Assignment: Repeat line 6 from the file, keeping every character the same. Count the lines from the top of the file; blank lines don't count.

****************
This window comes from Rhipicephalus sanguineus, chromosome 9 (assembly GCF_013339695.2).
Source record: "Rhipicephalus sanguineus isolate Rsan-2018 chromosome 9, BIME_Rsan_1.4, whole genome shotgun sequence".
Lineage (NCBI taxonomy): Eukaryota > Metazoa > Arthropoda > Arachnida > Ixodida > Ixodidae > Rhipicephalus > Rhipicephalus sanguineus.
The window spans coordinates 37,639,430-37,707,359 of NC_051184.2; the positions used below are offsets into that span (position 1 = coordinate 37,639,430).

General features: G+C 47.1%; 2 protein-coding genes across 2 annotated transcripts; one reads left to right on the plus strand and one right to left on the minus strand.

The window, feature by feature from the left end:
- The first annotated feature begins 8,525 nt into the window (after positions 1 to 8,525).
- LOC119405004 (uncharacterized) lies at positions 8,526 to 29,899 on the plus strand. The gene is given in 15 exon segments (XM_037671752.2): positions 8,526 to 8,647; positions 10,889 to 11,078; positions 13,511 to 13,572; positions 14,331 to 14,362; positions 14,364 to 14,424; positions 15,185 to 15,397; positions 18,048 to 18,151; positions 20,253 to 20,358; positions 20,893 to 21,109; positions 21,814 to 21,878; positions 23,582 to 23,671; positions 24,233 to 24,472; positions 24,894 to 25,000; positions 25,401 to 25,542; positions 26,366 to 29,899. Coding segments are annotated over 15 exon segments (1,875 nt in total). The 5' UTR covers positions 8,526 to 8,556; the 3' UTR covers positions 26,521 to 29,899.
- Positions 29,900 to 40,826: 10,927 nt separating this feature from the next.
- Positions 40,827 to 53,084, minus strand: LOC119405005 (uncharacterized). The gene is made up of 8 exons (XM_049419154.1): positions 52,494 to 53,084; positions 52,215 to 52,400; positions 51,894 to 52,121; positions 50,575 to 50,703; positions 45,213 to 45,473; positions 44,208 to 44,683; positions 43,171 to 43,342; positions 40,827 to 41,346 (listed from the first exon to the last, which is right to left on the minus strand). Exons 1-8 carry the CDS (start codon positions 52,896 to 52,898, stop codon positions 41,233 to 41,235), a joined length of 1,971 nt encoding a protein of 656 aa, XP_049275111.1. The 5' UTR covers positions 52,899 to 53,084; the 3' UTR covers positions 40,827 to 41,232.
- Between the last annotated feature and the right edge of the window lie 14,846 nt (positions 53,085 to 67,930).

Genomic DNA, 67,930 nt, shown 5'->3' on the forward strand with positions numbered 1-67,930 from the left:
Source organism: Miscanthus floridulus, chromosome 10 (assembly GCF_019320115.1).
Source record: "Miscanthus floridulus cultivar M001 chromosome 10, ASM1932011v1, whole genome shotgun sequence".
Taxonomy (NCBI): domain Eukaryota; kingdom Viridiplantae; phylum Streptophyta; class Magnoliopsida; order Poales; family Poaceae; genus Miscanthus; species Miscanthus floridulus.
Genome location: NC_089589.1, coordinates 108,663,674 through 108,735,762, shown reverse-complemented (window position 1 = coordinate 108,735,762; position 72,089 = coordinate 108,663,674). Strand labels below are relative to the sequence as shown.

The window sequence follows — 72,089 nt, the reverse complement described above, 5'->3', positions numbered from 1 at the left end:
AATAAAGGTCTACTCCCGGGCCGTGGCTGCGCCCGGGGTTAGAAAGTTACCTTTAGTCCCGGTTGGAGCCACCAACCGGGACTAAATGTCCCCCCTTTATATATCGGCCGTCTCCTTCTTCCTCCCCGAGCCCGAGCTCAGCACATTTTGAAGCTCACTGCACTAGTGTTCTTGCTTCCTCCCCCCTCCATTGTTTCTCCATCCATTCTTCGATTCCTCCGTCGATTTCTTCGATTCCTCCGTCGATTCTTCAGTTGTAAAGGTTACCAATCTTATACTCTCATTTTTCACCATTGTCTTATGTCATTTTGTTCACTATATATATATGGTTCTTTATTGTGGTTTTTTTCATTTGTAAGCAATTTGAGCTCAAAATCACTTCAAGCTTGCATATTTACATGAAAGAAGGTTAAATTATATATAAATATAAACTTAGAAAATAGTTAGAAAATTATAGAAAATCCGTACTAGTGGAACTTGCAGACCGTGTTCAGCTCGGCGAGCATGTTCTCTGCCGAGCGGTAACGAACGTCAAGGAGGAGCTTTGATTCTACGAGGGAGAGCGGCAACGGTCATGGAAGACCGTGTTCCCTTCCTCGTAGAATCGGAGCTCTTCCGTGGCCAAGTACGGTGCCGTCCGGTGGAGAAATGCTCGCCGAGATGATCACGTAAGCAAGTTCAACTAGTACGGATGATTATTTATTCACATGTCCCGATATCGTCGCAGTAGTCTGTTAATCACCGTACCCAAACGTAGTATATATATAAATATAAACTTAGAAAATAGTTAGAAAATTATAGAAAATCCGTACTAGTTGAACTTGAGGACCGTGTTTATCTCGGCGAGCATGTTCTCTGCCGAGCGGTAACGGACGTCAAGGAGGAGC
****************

The window, feature by feature from the left end: